Prof. Dr. Abigail Balbale
July - August & November
Reaserch Project: Al-Andalus: A History of Islamic Spain in Fifty Spaces and Objects
While at the RomanIslam Center, I will be working on the first two chapters of my book in progress, al-Andalus: A History of Islamic Spain in Fifty Objects and Spaces, under contract with Princeton University Press. These chapters cover the period between the Islamic conquest of Iberia in 711 and the defeat of the Almohad dynasty at the battle of Las Navas de Tolosa in 1212, and center on twenty objects that range from an early bilingual Arabic/Latin coin (dated 98/716-17) to the Quran produced in thirteenth-century Valencia on local pink paper. The book aims to integrate Iberia and North Africa into a single field of study, highlighting the interconnections that defined the two halves of the Islamic West, and also, particularly in these first chapters, to demonstrate the continuities in materials and forms from Late Antiquity into the medieval period.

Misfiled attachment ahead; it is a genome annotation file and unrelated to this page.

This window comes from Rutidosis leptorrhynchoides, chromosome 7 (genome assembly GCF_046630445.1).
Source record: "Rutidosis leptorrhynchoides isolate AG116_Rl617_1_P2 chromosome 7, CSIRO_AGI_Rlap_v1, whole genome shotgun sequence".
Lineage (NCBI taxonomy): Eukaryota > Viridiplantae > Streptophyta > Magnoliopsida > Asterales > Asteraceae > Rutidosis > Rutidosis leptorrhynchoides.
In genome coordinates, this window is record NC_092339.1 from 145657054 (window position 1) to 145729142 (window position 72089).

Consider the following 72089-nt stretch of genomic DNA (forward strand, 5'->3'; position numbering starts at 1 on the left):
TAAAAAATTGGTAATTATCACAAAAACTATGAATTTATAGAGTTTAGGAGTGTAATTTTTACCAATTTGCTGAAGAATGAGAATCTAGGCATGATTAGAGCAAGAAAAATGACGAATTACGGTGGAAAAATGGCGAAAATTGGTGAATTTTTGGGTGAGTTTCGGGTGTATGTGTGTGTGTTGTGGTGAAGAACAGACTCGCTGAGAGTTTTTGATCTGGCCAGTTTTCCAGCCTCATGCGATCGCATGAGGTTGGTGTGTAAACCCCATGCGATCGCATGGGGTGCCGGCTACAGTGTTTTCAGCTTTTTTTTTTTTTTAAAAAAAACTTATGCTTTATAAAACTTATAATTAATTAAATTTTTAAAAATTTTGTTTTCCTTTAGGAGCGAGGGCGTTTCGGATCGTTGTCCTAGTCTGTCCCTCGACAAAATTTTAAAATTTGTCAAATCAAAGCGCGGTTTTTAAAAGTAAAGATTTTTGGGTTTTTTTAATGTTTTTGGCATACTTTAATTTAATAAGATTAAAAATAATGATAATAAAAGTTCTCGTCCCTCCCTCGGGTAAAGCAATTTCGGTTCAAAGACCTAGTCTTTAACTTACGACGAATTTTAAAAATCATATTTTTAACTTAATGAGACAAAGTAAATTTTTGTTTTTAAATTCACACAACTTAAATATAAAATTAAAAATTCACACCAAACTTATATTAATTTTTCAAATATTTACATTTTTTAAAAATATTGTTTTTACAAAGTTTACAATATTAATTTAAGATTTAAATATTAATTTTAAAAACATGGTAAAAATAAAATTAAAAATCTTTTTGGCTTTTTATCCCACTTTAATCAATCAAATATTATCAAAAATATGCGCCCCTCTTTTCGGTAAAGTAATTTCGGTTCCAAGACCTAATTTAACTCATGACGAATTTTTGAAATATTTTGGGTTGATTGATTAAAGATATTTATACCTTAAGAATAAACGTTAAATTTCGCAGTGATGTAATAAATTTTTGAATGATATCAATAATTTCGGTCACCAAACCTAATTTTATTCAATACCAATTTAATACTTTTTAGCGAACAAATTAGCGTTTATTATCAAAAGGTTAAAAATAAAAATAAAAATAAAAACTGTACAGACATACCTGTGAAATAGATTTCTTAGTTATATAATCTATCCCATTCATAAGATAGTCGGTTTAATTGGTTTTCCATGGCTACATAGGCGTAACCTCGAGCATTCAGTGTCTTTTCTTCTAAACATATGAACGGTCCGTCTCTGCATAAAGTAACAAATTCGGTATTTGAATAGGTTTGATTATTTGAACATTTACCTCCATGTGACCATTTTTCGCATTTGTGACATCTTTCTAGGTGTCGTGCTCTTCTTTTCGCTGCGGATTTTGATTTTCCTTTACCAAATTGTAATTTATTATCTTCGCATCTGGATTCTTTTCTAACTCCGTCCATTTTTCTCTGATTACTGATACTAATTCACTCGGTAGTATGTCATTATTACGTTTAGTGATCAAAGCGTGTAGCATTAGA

Abigail Krasner Balbale is Associate Professor in the Departments of Middle Eastern and Islamic Studies and History at New York University. Balbale teaches and researches at the intersection of history, art history and Islamic studies, bringing together written, visual and material sources alongside theoretical frameworks to explore the history of the Islamic Middle Period. Her most recent book, The Wolf King: Ibn Mardanish and the Construction of Power in al-Andalus (Cornell University Press, 2022), focuses on a Muslim ruler in Sharq al-Andalus who fought the Almohad dynasty through alliance with Christian kings, and legitimated himself through reference to the Abbasid caliphate in the east. The Wolf King won the Wallace K. Ferguson Prize for the best scholarly book on a non-Canadian topic from the Canadian Historical Association (2023). Balbale has published articles on jihad and holy war ideology, the art and architecture of the Almohad dynasty, the historiography of al-Andalus, and Arabic amulets and coinage, as well as co-edited two books, Justice and Leadership in Early Islamic Courts (Harvard, 2017) and Spanning the Strait: Studies in Unity in the Western Mediterranean (Brill, 2013). With Jerrilynn Dodds and María Rosa Menocal she co-authored the prize-winning book The Arts of Intimacy: Christians, Jews and Muslims in the Making of Castilian Culture (Yale, 2008). She is the recipient of a 2018 National Endowment for the Humanities fellowship, and has previously been awarded grants from the Medieval Academy of America, ACLS and the Mellon Foundation.